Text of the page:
failure or an other causative factor is sought.
• Details of current medication and compliance
are also important.

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Clinical assessment - Examination
• Vital sign:
– High respiratory rate
– Low oxygen saturation, reflecting hypoxia
– Most are hypertensive or normotensive. (Hypotension indicates cardiogenic
shock and a very poor prognosis).
• Inspection:
– Pale or cyanosed, sweaty (sometimes profusely) and frightened.
– Strive to maintain an upright position at all costs and may be unable to sit still.
– May cough up pink or white frothy sputum, adding to their feeling of
drowning.
– Use of the accessory muscles of respiration, and breathing is often noisy.
– Raised jugular venous pressure (JVP)
• Percussion
– Dull
• Auscultation
– Third heart sound or gallop.
– Signs of chronic heart failure should also be sought, as well as murmurs that
may hint at the cause.
– Fine crepitations, which are often extensive.
– Other adventitial lung sounds,
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Pulmonary Oedema
Clinical investigations
 Electrocardiogram
 Imaging
– Chest X-ray
– Ultrasound
 Blood test
– Haemoglobin
– Electrolytes and ABG
– Cardiac biomarkers
• Brain or B-type natriuretic peptide (BNP)
• N-terminal pro-brain natriuretic peptide (NT-proBNP) levels
 Oximetry
 Echocardiography
 Special Investigations: Cardiac catheterization/coronary
angiography when acute intervention for acute myocardial
ischaemia or infarction/valvular disease is anticipated. Swan Ganz
catheter placement
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ECG
• looking for acute ischaemia, especially
evidence of ST-elevation myocardial infarction
(STEMI)

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Chest X-ray

Cardiogenic Non-cardiogenic

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Chest X-ray

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Echocardiogram
• to identify structural abnormalities and assess LV
systolic and diastolic dysfunction

Natriuretic peptides or their precursors (especially


BNP and NT-proBNP)
• If available, this investigation is useful in the
evaluation of patients presenting with acute
dyspnoea in the urgent care setting in whom the
clinical diagnosis of HF is uncertain. A low-normal
concentration of this marker in an untreated
patient makes the diagnosis of HF unlikely. Thus it
is a useful “rule–out” test in doubtful cases.

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Management
• In all patients with APO, management strategies should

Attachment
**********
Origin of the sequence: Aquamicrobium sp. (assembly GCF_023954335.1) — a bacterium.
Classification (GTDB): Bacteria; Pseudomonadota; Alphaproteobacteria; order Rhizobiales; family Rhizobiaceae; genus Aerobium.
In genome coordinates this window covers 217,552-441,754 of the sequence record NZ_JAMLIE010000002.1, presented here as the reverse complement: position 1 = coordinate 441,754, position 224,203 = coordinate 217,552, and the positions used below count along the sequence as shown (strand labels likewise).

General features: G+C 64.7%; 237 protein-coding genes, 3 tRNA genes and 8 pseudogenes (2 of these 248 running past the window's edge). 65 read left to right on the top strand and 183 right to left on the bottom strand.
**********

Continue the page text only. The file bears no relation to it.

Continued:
provide supportive care to maximize cardiac output and
oxygenation, followed by treatment of the underlying
cause.

• Treatment of the patient with non-cardiogenic pulmonary


oedema consists of
– removing the patient from the causative environment
– supportive therapies aimed at maintaining oxygenation,
including noninvasive and invasive ventilation in severe cases
– treating the underlying cause.

 These patients have lung injury and therefore low volume;


low pressure lung protective ventilation regimens should
be followed.
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• Treatment of the patient with cardiogenic pulmonary oedema

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The initial management includes a combination of the
following first line therapy:
• Oxygen: 5 to 6 liters/minute, by mask with the aim of
achieving oxygen
– saturation of more than 95% in order to maximize tissue
oxygenation and to prevent end organ dysfunction or multi
organ failure.
– Elective ventilation using non invasive positive pressure
ventilation (Continuous Positive Airway Pressure [CPAP] or
Bi-level Positive Airway Pressure [BiPAP]) should be
considered early if necessary.
– Should the oxygen saturation be inadequate or the patient
develop respiratory muscle fatigue, then endotracheal
intubation and mechanical ventilation is necessary.

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• Frusemide: (i.v.) 40 – 100mg. The dose should be
– individualized depending on the severity of the clinical
condition.
– Administration of a loading dose followed by a continuous
infusion has been shown to be more effective than
repeated bolus injections alone. The dose should be
titrated according to clinical response and renal function.
• Morphine sulphate: (i.v.) 3 – 5 mg bolus (repeated if
necessary, up to a total maximum of 10mg. It reduces
pulmonary venous congestion and sympathetic drive. It
is most useful in patients who are dyspnoeic and
restless. Intravenous anti-emetics (metoclopramide
10mg or prochlorperazine 12.5mg) should be
administered concomitantly. Care must be exercised in
patients with chronic respiratory diseases.
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• Nitrates: If the BP is adequate (SBP > 100
mmHg), nitrates are indicated
– as first line therapy in AHF51. It should be
administered sublingually or intravenously. The i.v.
route is more effective and preferable. Patients should
be closely monitored for hypotension. This commonly
occurs with concomitant diuretic therapy.
– Studies have shown that the combination of i.v.
nitrate and low dose frusemide is more efficacious
than high dose diuretic treatment alone .
– Extreme caution should be exercised in patients with
aortic and mitral stenosis.
– Nitrates are contraindicated in severe valvular stenosis